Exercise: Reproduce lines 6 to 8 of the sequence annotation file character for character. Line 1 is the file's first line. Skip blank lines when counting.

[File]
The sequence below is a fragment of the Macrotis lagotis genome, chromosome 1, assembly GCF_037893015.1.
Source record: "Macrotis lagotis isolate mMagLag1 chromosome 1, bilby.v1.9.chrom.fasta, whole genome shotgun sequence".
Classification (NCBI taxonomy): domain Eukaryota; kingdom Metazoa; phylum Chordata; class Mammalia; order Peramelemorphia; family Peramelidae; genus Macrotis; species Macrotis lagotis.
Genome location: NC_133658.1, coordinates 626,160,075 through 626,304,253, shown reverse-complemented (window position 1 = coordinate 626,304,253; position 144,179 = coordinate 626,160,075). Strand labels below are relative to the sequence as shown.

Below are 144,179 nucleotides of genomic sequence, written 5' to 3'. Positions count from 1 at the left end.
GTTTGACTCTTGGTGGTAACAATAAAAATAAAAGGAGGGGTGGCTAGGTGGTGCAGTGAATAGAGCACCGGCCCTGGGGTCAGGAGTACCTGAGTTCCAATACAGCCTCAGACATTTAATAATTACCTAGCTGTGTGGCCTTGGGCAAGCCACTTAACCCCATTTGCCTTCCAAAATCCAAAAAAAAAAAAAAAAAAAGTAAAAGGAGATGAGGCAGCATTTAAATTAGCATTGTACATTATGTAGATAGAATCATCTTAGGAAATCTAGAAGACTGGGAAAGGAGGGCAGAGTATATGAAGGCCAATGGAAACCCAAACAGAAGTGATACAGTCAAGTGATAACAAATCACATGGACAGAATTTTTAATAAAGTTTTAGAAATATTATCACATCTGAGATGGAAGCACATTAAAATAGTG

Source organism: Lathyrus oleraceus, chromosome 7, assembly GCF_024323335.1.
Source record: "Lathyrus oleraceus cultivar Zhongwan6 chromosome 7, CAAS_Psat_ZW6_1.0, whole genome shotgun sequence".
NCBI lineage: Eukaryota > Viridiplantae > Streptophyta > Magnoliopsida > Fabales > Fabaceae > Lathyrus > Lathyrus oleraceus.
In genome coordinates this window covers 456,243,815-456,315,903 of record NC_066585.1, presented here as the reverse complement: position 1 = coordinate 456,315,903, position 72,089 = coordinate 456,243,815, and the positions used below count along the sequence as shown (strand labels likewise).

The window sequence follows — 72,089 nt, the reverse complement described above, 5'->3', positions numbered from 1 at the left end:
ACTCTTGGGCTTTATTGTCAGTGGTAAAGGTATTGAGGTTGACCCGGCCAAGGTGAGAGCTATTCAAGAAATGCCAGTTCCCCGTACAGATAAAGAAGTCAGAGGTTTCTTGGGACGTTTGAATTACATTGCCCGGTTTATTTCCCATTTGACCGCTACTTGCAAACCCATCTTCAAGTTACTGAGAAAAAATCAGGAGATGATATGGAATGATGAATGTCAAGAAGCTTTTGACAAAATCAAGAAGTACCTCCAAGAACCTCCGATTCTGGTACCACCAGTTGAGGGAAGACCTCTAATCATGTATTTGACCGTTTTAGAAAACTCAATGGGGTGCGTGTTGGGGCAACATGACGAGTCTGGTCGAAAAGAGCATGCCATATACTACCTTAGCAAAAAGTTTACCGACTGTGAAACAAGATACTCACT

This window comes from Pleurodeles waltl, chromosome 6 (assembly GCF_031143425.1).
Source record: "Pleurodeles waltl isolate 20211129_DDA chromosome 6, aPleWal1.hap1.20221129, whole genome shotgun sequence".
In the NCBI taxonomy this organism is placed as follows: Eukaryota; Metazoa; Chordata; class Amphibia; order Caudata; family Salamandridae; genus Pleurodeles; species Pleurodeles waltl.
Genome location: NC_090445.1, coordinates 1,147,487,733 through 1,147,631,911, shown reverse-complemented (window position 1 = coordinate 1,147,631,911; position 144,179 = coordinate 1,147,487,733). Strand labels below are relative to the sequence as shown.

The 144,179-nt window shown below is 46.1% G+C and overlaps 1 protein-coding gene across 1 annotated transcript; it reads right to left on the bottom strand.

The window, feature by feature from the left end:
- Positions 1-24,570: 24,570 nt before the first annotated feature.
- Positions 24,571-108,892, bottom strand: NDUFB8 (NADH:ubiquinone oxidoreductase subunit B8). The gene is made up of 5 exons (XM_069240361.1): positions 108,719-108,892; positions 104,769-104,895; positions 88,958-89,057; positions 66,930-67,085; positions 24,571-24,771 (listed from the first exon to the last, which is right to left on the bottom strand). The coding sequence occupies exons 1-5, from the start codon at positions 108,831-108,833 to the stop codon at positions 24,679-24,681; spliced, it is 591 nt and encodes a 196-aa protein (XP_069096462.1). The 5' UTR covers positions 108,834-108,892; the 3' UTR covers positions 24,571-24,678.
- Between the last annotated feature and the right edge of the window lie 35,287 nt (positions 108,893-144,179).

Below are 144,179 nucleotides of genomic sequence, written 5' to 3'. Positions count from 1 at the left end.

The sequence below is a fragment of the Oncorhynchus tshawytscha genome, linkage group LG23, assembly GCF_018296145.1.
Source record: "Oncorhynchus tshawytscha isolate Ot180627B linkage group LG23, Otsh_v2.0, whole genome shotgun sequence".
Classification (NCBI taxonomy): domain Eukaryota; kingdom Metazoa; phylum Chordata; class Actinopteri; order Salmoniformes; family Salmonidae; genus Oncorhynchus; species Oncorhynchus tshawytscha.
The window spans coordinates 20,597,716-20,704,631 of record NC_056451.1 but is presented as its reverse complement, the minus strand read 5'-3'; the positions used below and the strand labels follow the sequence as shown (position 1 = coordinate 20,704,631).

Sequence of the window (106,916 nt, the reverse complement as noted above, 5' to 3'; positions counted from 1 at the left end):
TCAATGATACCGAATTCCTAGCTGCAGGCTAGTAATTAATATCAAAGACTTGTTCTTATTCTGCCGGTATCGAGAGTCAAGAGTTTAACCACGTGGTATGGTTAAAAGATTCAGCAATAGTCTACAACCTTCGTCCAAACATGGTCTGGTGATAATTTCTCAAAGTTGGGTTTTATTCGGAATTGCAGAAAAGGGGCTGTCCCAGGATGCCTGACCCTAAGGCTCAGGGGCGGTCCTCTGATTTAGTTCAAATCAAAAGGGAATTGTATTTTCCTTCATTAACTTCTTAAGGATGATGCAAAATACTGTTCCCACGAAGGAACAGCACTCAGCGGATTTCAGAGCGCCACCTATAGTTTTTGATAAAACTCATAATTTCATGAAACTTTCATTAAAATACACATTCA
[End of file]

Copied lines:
GTTTGACTCTTGGTGGTAACAATAAAAATAAAAGGAGGGGTGGCTAGGTGGTGCAGTGAATAGAGCACCGGCCCTGGGGTCAGGAGTACCTGAGTTCCAATACAGCCTCAGACATTTAATAATTACCTAGCTGTGTGGCCTTGGGCAAGCCACTTAACCCCATTTGCCTTCCAAAATCCAAAAAAAAAAAAAAAAAAAGTAAAAGGAGATGAGGCAGCATTTAAATTAGCATTGTACATTATGTAGATAGAATCATCTTAGGAAATCTAGAAGACTGGGAAAGGAGGGCAGAGTATATGAAGGCCAATGGAAACCCAAACAGAAGTGATACAGTCAAGTGATAACAAATCACATGGACAGAATTTTTAATAAAGTTTTAGAAATATTATCACATCTGAGATGGAAGCACATTAAAATAGTG

Source organism: Lathyrus oleraceus, chromosome 7, assembly GCF_024323335.1.
Source record: "Lathyrus oleraceus cultivar Zhongwan6 chromosome 7, CAAS_Psat_ZW6_1.0, whole genome shotgun sequence".